Across North Africa and the Middle East, there is a culinary constant—simple cucumber salads, each an iteration of little more than chopped vegetables and fresh herbs married by oil and acid.
In Egypt, there is salata baladi, which adds tomatoes and coriander. In Algeria’s salatat khiyar, green peppers, green olives and sometimes pistachios replace the tomatoes. And in Turkey, there is çoban salatası, which has green peppers, onion and parsley.
But when we’ve made them here, they also share another trait: a tendency to turn watery once dressed. That’s because the salt in the dressing—so important for sharpening other flavors—draws out moisture from the vegetables, diluting the other flavors.
We’ve addressed a similar problem with Asian smashed cucumber salads by using the salt to our advantage. The solution was all about timing. Instead of assembling the salad, then seasoning it, we first salt any watery produce and let it drain before assembling and dressing.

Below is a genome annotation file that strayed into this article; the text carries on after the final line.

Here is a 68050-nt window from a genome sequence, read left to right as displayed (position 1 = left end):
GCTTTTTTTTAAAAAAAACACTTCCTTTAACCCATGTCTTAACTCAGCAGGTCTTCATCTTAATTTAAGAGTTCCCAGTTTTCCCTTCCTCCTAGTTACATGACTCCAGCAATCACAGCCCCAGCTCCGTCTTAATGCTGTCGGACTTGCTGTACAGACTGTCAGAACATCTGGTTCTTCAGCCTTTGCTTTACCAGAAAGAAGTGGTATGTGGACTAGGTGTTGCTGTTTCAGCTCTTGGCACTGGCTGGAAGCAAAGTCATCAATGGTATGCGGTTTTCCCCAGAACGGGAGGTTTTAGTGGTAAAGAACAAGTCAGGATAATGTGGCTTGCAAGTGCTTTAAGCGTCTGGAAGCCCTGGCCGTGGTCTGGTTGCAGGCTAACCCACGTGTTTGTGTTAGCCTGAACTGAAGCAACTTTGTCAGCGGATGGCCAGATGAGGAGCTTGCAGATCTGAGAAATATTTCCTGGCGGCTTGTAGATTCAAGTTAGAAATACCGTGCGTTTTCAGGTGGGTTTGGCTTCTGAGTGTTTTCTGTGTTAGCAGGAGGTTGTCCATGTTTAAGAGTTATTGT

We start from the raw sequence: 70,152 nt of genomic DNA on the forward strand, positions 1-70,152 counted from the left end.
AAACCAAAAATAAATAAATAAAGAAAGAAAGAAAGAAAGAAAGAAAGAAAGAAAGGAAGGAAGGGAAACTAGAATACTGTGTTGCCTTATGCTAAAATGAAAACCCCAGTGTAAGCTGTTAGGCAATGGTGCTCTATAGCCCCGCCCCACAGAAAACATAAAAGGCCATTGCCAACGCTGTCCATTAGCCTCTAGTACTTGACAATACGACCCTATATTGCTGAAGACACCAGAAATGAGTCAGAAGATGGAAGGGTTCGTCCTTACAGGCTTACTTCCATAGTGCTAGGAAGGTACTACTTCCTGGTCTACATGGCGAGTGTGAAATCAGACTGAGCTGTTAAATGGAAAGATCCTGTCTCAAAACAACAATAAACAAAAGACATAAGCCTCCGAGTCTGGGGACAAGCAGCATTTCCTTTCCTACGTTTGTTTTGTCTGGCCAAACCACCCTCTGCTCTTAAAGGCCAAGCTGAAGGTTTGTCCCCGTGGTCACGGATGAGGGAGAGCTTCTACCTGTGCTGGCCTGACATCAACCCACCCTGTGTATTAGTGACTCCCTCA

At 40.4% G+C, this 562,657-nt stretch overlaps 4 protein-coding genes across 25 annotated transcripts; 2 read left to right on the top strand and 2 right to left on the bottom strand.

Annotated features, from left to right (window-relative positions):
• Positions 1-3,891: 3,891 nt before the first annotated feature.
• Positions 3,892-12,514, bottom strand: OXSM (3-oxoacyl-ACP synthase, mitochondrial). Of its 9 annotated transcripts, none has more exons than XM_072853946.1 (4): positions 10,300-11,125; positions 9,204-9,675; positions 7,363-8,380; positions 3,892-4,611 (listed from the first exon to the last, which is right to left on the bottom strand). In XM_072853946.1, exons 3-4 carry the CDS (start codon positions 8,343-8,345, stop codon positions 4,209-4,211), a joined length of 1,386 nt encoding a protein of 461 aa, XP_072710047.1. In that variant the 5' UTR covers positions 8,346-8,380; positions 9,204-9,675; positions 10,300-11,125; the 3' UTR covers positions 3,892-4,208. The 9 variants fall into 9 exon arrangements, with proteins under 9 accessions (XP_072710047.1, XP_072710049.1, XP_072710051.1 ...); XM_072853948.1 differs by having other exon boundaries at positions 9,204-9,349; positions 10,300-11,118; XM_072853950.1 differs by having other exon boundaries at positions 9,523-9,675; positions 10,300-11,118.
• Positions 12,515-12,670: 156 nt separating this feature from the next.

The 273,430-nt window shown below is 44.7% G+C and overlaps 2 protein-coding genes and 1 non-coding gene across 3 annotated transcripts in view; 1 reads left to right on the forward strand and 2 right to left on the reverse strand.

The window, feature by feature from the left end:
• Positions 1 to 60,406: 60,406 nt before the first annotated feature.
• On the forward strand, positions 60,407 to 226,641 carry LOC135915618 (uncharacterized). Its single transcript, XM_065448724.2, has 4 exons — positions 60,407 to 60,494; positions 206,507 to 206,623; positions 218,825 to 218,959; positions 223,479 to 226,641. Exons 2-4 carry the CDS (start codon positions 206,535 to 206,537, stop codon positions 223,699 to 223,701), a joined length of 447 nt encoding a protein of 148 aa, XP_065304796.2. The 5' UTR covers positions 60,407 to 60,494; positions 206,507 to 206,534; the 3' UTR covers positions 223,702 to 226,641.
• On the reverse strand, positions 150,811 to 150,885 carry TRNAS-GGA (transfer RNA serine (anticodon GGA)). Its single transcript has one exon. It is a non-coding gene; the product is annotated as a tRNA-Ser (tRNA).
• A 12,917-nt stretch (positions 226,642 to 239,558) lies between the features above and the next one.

We decided to try this approach with one of our favorite Middle Eastern salads, Iran’s Shirazi salad, which combines chopped Persian cucumbers, tomatoes, red onions and fresh mint. Named for Shiraz, one of the country’s oldest and most populous cities, it traditionally is dressed with verjuice (an acidic juice made from unripened grapes), but lemon or lime juice also is common.
In our Asian salad, we only needed to worry about the water from the cucumbers. But in Shirazi salad, we knew the tomatoes also could be a culprit. So we started our version by salting both the cucumber and tomatoes, then letting them drain for 20 minutes. It was time well spent: A full ½ cup of water was released.
The rest of the salad was a simple affair. We started our dressing by massaging a bit more salt into scallions to tenderize them and mellow their bite, then rounded it out with garlic, mint and a bit of lime zest and juice. When the tomatoes and cucumbers were ready, they were simply stirred in.
The result was a refreshing salad true to traditional flavors. In fact, thanks to no longer being diluted, even truer.